The Answer is Always Now – Day 5

Wow, this week is going fast!  Welcome to day 5 of my food recap.  Let’s get started, shall we?

Breakfast:  This is looking familiar.  Quinoa oatmeal and fruit – grapes this time.

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Because the building I work in is freezing cold all day, I went for coffee with breakfast – for the warmth as much as the caffeine.

Thanks for the coffee, sis!  It's tasty.

Thanks for the coffee, sis! It’s tasty.

After coffee, I switched to water until lunch.  Lunch was also planned for temperature today – a sweet potato and leftover steamed broccoli.  It was surprisingly pretty… and warm.  Warm was good.

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Mid-afternoon, I started to get a bit peckish, so I went for the trusty banana.

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That kept me until I got home.  Since I still had pizza dough, I couldn’t resist another pizza tonight.  I sauteed some kale, then topped the pizza dough with olive oil, roasted garlic, kale, mozzarella cheese, crushed red pepper flakes and fresh basil.  The kale that poked up through the cheese got crispy, like kale chips, and made a nice contrast to the gooey cheese – yum!

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And that’s it for tonight, folks!  No nighttime snack needed – just a big glass of water and catching up on some TV for a bit.  See you tomorrow!

The Answer is Always Now – Day 2

20150111_094926 (2)Welcome to day 2 of what I’ve been eating!  Let’s get started.

I woke up late today, so I’m going to call this brunch:  whole wheat toast, grapes, two sunny-side up eggs. (Well, mostly.  Yes, I broke one of the yolks cracking it into the pan.  Yes, it was still delicious.)

I also had some hot tea, and started pre-planning meals for the work week.  I made a big batch of Quinoa Oatmeal from the Thug Kitchen cookbook my awesome sister got me for Christmas.  Not only are there fantastic recipes, I can’t even tell you how many times I’ve laughed out loud reading it!  Highly recommended.

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It’s true. Cats DO like obedient people.

I’m calling my late breakfast brunch because next was dinner.  Dinner for me was a burrito bowl (with both chicken and steak – both from Brunty Farms).  I made extra so I could pack leftovers for lunch tomorrow.  Oops, spoilers!

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Brown rice, avocado, tomatoes, cheese and yes, sour cream. But not too much!

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I marinated the chicken in a tequila lime marinade, and the beef got a sprinkling of Penzey’s Southwest Seasoning. It was the hands down winner.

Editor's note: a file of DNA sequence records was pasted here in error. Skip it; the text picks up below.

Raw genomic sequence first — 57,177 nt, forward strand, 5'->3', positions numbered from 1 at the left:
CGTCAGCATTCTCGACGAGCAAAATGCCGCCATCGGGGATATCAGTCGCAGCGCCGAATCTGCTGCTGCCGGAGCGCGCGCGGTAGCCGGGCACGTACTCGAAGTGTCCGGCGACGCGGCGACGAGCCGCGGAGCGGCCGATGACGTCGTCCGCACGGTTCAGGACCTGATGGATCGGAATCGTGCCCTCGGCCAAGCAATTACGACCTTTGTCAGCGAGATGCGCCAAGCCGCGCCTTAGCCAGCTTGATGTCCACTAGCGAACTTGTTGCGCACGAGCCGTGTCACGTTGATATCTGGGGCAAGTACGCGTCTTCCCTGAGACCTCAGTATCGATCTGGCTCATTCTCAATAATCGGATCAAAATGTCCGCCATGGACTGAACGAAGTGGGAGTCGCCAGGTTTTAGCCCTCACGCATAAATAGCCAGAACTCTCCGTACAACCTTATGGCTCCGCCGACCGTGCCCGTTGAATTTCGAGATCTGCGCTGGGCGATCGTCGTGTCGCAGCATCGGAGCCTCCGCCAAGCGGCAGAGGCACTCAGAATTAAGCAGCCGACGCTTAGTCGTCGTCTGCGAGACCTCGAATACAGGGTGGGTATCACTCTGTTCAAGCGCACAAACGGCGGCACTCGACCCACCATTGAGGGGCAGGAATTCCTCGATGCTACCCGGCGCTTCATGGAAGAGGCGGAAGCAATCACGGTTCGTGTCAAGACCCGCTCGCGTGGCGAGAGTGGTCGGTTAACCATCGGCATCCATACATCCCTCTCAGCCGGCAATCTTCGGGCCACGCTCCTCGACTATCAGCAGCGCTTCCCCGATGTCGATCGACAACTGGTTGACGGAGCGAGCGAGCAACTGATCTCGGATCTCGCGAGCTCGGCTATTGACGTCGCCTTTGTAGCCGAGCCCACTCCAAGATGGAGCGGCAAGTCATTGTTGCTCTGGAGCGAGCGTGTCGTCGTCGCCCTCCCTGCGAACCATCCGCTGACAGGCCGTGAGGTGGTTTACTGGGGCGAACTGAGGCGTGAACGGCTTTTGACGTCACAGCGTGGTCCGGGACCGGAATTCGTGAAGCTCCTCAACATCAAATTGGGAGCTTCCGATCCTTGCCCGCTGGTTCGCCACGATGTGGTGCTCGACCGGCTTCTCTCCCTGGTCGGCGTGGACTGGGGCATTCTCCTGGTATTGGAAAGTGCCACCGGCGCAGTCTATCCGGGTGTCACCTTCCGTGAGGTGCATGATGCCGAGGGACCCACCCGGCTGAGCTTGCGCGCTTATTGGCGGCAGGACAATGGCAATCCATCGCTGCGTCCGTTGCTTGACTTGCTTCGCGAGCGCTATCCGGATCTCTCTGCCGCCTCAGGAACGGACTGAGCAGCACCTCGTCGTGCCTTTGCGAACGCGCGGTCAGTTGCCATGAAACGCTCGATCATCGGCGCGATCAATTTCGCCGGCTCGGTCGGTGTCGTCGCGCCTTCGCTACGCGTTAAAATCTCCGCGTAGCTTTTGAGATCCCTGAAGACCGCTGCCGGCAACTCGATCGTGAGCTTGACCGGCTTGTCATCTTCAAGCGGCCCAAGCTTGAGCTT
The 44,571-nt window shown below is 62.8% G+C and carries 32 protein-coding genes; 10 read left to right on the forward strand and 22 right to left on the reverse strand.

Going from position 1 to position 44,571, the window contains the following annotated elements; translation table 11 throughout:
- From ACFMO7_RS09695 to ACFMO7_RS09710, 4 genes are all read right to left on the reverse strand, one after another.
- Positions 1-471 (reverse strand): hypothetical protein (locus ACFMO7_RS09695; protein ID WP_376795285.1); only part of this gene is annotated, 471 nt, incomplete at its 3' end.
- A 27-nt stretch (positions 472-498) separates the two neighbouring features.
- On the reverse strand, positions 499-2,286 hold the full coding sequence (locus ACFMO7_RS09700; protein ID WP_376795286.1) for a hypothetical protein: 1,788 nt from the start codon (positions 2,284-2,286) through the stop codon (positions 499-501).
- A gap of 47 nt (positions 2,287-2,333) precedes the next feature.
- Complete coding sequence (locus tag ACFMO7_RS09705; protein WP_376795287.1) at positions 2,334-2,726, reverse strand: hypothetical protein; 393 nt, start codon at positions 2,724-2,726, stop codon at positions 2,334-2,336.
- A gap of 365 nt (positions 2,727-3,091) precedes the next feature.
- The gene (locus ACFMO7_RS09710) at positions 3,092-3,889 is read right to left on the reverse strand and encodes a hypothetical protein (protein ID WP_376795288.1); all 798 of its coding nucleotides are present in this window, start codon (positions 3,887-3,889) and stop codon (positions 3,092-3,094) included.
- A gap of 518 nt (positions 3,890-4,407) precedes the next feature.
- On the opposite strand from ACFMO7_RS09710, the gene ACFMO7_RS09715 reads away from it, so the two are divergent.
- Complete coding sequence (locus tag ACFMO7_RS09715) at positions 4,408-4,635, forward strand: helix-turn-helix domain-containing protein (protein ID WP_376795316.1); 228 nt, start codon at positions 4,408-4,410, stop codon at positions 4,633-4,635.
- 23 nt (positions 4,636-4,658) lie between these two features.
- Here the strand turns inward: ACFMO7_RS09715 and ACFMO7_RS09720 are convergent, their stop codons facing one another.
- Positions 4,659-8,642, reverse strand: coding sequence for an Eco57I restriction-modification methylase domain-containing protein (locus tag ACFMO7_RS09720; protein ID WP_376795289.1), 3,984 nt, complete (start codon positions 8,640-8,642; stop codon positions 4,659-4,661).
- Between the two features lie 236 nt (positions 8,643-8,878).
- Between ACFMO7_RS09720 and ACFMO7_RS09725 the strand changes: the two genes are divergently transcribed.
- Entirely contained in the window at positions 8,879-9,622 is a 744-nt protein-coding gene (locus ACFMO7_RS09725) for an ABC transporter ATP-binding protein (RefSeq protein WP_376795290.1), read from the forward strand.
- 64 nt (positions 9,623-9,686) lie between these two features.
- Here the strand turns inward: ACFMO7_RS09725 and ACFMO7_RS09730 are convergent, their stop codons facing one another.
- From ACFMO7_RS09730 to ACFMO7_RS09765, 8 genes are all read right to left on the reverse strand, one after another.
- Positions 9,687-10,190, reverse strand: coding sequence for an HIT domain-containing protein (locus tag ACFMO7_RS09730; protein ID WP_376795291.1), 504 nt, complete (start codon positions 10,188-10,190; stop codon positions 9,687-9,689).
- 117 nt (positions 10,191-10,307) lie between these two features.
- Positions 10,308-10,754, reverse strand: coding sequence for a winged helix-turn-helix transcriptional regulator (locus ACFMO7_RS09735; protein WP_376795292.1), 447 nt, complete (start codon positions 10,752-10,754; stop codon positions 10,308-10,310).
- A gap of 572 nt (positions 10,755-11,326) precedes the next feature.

Now, this may look like a lot, but I’d like to point out that although I had one burrito bowl, my boyfriend ate three – yes, three – regular burritos with flour tortillas (two steak, one chicken – he doesn’t like to mix meats in his burritos).  There are reasons that I tend to cook in large quantities!

My burrito bowl!

My burrito bowl!

Along with a couple glasses of iced tea and water, and a handful of gummy bears while watching a movie (sorry, didn’t take a picture of them), that’s it!  Monday, here I come!

The Answer is Always Now – Day 1

Yesterday, I decided that I needed to change the way I was eating – to get back to eating healthy, real foods that made me feel good.  As part of that, I decided that I was going to photograph and post everything I ate for the next seven days.

Welcome to the end of Day 1, everyone!  Let’s see how it went:

Breakfast:  I woke up hungry, and made myself an omelet.  Last night, I had sauteed some Swiss Chard for dinner, so I used the leftover greens and some sharp cheddar in the omelet, with a side of whole wheat toast.  Oh, and hot tea.

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Disclaimer – remember that it’s Saturday!  Come Monday, don’t expect to see anything fancy like this, but you can look forward to pictures of a bowl of oatmeal at my desk at work.  Yum!

So far, so good.  Next, lunch:  My boyfriend and I had to go run some errands today (we stocked up on wine and I bought a new snow blower – January in Northeast Ohio is a bad time for that to crap out), so we went to Rockne’s for lunch.  I chose the Firestone salad – grilled chicken, dressing on the side and an iced tea.  The picture doesn’t really do it justice, though.  Their salads are huge!